For a worker simply checking a client into the shelter and/or verifying their Emergency Solutions Grant (ESG)eligibility, is this allowable under Operations Component? If so, how should it be categorized? Please note, this is NOT a case manager that would be working with them under essential services. In addition, any staff person who is responsible for the day to day operations or oversight of the day to day running of the shelter, how should this be billed?
Costs directly related to carrying out activities eligible under an ESG component are eligible costs under that component (see 24 CFR § 576.100(d)). For the salaries and related costs (including fringe benefits such as holiday, vacation, sick leave) of staff that are not fully dedicated to a particular component, costs should be reimbursed in proportion to the actual hours worked on each ESG component.
When reporting in the CAPER, a recipient and its subrecipient must track costs allocated under the emergency shelter component by activity (i.e. renovation/rehab, essential services, and operations). The activities of a worker who conducts intake activities such as checking a client into the shelter and/or verifying their ESG eligibility would fall under essential services rather than shelter operations. This will be the case regardless of whether the staff person who conducts the intake is a case manager or some other type of staff.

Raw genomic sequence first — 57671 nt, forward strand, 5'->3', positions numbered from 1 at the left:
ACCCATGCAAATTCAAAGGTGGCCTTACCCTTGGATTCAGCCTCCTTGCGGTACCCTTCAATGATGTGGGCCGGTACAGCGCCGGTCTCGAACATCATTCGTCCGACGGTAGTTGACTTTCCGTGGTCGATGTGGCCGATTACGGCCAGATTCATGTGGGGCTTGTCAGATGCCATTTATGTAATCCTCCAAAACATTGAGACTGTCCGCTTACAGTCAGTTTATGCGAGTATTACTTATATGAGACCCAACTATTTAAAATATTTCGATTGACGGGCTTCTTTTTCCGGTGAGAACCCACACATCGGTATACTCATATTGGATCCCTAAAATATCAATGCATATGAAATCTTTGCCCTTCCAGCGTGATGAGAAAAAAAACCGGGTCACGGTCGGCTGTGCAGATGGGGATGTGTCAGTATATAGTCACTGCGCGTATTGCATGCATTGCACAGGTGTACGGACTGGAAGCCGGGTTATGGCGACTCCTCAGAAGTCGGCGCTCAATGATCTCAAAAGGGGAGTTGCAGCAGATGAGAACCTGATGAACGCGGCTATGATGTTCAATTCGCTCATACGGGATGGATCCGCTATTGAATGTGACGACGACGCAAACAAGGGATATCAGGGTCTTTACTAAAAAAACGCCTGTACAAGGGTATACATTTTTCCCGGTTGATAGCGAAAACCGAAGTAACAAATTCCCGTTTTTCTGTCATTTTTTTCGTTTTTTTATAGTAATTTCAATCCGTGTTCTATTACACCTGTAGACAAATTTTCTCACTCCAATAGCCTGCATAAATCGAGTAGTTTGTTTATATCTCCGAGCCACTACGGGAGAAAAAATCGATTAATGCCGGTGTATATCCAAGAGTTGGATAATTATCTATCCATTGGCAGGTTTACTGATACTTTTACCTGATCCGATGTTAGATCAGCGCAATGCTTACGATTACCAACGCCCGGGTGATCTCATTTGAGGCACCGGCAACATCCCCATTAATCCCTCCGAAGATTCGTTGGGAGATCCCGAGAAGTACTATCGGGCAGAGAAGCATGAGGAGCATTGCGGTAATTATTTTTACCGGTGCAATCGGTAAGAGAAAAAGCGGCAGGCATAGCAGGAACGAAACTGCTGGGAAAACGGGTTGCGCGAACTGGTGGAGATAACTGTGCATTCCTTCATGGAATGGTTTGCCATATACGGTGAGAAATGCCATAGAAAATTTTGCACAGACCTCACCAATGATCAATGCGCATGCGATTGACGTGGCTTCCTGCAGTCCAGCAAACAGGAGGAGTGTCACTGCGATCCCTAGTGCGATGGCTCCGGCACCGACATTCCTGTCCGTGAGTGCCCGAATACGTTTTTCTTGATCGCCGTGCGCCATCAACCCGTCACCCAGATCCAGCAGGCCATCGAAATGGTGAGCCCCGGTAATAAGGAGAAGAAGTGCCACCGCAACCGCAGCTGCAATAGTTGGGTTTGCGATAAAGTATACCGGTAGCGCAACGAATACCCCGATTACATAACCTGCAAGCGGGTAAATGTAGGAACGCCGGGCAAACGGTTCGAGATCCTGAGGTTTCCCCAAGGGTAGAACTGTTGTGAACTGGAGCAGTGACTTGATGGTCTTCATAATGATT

In terms of how to track staff time, the exact methodology for tracking the time that staff worked on federal grants and on components and activities within a federal grant is at the discretion of the recipient. However, actual time must be charged to federal grants and recipients and subrecipients must be able to justify and document the methodology used, and it must be reasonable and well-documented. The OMB Circulars do not require that recipients track actual time by ESG component and activity, but there must be a methodology in place to estimate time allocated to components because of the statutory caps in place on street outreach and emergency shelter, and administration. Additionally, because of the CAPER reporting requirements, there must be a methodology in place to estimate time allocated to activities within a component. While actual time is preferred, any estimates must be a realistic reflection of actual time spent across ESG components and activities. Timesheets that capture actual time spent on specific programs are the most straightforward way to meet time reporting requirements. However, other approaches may be acceptable as long as they meet the guidelines established in Circular A-87 Appendix B(8)(H) for States or units of local government or Circular A-122 Appendix B(8)(m) for nonprofit organizations.